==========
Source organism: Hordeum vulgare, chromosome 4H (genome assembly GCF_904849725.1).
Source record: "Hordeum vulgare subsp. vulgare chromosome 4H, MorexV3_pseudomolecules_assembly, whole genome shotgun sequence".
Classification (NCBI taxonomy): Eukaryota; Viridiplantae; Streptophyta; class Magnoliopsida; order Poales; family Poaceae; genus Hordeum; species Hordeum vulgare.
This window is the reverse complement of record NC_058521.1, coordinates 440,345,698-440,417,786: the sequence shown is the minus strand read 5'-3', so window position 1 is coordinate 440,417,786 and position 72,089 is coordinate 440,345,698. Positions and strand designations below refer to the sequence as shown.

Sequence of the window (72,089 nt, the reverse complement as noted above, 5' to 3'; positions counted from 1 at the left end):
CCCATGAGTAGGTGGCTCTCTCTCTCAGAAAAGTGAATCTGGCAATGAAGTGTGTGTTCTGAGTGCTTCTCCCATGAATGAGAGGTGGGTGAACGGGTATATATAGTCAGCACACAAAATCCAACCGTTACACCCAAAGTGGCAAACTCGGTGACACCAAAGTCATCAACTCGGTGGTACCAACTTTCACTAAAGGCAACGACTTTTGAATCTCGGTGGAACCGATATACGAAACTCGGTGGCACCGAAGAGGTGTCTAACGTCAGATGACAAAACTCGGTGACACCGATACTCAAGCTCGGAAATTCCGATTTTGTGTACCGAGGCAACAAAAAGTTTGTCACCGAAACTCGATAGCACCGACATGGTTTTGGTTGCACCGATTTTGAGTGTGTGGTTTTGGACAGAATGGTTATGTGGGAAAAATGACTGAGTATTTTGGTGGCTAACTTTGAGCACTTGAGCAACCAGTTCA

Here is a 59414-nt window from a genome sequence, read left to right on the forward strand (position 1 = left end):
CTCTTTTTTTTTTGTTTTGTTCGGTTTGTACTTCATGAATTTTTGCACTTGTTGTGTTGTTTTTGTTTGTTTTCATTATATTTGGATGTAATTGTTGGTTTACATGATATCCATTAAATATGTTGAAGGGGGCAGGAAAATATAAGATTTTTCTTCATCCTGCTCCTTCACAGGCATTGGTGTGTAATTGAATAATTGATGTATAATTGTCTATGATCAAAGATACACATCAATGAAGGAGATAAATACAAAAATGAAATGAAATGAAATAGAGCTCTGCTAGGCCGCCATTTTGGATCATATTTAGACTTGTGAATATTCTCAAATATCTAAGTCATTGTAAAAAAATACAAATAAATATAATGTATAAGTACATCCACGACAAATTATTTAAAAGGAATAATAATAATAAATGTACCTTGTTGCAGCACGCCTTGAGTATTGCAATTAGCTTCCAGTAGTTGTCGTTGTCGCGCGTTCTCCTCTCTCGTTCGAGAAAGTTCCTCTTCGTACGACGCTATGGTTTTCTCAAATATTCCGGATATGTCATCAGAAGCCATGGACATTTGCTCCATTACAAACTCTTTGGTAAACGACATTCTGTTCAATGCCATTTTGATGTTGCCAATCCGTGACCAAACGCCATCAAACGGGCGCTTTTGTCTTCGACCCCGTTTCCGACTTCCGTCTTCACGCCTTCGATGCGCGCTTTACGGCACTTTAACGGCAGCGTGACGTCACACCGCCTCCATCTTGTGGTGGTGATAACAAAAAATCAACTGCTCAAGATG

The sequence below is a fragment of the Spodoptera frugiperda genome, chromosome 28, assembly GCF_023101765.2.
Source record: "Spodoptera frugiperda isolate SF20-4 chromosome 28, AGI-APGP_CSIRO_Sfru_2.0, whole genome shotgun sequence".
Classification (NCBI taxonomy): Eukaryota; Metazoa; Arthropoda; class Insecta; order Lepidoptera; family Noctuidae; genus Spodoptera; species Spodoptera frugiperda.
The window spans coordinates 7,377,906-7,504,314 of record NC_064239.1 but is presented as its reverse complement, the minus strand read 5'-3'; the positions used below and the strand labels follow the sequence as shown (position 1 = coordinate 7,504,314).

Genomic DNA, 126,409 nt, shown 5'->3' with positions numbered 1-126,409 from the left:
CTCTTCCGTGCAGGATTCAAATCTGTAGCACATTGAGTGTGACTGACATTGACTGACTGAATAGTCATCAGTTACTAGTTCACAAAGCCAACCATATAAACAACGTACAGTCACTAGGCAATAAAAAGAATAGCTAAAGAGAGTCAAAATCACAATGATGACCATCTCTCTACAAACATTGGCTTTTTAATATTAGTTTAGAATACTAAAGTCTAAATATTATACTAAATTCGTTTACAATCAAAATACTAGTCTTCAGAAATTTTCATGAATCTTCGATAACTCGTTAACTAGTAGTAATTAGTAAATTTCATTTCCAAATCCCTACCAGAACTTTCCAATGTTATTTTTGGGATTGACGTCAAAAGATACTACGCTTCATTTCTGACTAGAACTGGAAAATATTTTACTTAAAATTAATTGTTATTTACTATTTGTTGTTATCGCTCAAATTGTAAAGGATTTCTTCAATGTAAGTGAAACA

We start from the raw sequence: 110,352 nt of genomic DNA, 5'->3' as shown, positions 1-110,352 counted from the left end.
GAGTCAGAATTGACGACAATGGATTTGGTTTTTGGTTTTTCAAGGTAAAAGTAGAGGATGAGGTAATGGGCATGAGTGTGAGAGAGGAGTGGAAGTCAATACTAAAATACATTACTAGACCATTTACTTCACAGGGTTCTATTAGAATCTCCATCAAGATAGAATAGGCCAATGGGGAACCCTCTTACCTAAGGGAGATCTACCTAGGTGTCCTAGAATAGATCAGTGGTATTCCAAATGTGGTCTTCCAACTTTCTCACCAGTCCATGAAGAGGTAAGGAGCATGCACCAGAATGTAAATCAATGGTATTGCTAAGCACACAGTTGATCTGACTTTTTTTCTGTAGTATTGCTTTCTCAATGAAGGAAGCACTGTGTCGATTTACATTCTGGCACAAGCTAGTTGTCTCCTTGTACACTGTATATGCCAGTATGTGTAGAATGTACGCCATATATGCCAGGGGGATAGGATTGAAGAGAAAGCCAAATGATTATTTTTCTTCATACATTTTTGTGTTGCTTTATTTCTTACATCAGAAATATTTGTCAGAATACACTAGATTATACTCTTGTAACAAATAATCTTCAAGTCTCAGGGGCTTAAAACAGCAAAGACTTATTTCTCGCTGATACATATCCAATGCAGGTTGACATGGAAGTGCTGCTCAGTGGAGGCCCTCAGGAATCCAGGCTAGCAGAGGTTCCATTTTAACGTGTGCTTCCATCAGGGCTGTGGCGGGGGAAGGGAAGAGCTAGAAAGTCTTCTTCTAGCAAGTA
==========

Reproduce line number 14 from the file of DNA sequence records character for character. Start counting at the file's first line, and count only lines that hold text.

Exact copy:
CTCTTCCGTGCAGGATTCAAATCTGTAGCACATTGAGTGTGACTGACATTGACTGACTGAATAGTCATCAGTTACTAGTTCACAAAGCCAACCATATAAACAACGTACAGTCACTAGGCAATAAAAAGAATAGCTAAAGAGAGTCAAAATCACAATGATGACCATCTCTCTACAAACATTGGCTTTTTAATATTAGTTTAGAATACTAAAGTCTAAATATTATACTAAATTCGTTTACAATCAAAATACTAGTCTTCAGAAATTTTCATGAATCTTCGATAACTCGTTAACTAGTAGTAATTAGTAAATTTCATTTCCAAATCCCTACCAGAACTTTCCAATGTTATTTTTGGGATTGACGTCAAAAGATACTACGCTTCATTTCTGACTAGAACTGGAAAATATTTTACTTAAAATTAATTGTTATTTACTATTTGTTGTTATCGCTCAAATTGTAAAGGATTTCTTCAATGTAAGTGAAACA